The U.S. economy’s growth rate last quarter was revised upward to the fastest in three years on stronger investment from businesses and government agencies than previously estimated, Commerce Department data showed Wednesday. The latest results for GDP, the value of all goods and services produced, show the economy withstood major hurricanes to reach a more solid footing as it entered the final stretch of the year, thanks to stronger business spending that’s helping cushion a softer pace of consumption. Federal Reserve Chair Janet Yellen said Wednesday, just before the GDP report, that the expansion is “increasingly broad based across sectors as well as across much of the global economy.” While the revised growth rate is in line with President Donald Trump’s goal, economists generally see such a pace as unsustainable and expect growth to slow sometime in 2018. Trump and congressional Republicans are pushing a tax-cut plan with the aim of lifting GDP gains to 3 percent annually, though analysts expect any economic boost to be modest, on balance, if the proposal becomes law. Consumer spending, which accounts for about 70 percent of the economy, continues to be the main driver of growth, though revisions showed it was slightly weaker than previously estimated on purchases of both durable and nondurable goods. The biggest improvement came in business investment, which made a 1.2 percentage-point contribution to growth, up from 0.98 point in the initial estimate a month ago. In addition to greater spending on transportation equipment, the data also reflected more software spending. Nonresidential structures were revised to a bigger decline. While the first look at third-quarter gross domestic income showed a pickup, the prior quarter was revised downward by 0.6 percentage point, reflecting a smaller gain in wages and salaries. The average of GDP and GDI was a 2.9 percent gain. Corporate profits grew, albeit at a slower year-over-year pace than in the prior period. Price data in the GDP report showed inflation remains behind the Fed’s 2 percent goal. Excluding food and energy, the central bank’s preferred price index tied to personal spending rose at a 1.4 percent annualized rate last quarter, revised from 1.3 percent and following a second-quarter gain of 0.9 percent.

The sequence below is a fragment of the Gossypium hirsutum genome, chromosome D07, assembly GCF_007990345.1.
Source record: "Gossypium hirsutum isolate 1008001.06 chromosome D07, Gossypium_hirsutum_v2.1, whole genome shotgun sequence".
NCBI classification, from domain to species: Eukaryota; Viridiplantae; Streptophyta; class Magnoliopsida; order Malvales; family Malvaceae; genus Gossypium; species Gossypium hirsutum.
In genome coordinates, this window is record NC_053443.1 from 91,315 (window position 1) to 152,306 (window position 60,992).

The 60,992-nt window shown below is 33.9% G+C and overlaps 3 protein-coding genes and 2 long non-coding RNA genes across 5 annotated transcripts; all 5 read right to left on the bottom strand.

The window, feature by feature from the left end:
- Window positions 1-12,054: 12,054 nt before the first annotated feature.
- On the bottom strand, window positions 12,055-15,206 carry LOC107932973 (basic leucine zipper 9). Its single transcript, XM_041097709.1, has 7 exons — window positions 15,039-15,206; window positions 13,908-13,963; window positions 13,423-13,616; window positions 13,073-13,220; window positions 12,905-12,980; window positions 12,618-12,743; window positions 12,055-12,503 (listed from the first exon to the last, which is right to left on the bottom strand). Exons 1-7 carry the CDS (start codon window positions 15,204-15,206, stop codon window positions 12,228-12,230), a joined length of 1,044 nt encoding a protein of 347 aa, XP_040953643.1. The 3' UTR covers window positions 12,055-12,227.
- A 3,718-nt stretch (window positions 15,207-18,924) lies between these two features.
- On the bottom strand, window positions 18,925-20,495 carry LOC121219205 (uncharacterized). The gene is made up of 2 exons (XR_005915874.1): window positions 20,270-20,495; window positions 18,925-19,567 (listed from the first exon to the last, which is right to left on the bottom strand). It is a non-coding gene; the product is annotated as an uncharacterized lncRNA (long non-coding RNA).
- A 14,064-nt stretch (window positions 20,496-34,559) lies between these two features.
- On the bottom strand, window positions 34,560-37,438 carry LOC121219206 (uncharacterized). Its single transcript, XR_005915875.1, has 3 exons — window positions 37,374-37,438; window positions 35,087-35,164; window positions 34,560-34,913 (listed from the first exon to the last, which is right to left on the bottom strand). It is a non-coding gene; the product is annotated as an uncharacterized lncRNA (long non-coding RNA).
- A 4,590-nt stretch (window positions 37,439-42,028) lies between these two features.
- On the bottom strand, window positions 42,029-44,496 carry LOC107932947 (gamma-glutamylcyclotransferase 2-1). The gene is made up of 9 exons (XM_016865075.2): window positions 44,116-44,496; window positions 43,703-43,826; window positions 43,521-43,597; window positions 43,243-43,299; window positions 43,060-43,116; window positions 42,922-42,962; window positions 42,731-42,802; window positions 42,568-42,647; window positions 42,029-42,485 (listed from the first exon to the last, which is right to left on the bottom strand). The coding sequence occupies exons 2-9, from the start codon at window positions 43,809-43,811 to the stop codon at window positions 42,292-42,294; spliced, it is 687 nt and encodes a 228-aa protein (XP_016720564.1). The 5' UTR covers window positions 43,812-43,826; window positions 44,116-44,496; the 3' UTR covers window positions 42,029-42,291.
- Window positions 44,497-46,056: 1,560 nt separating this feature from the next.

Definitely some mixed numbers. But, overall, some really good news here! 🙂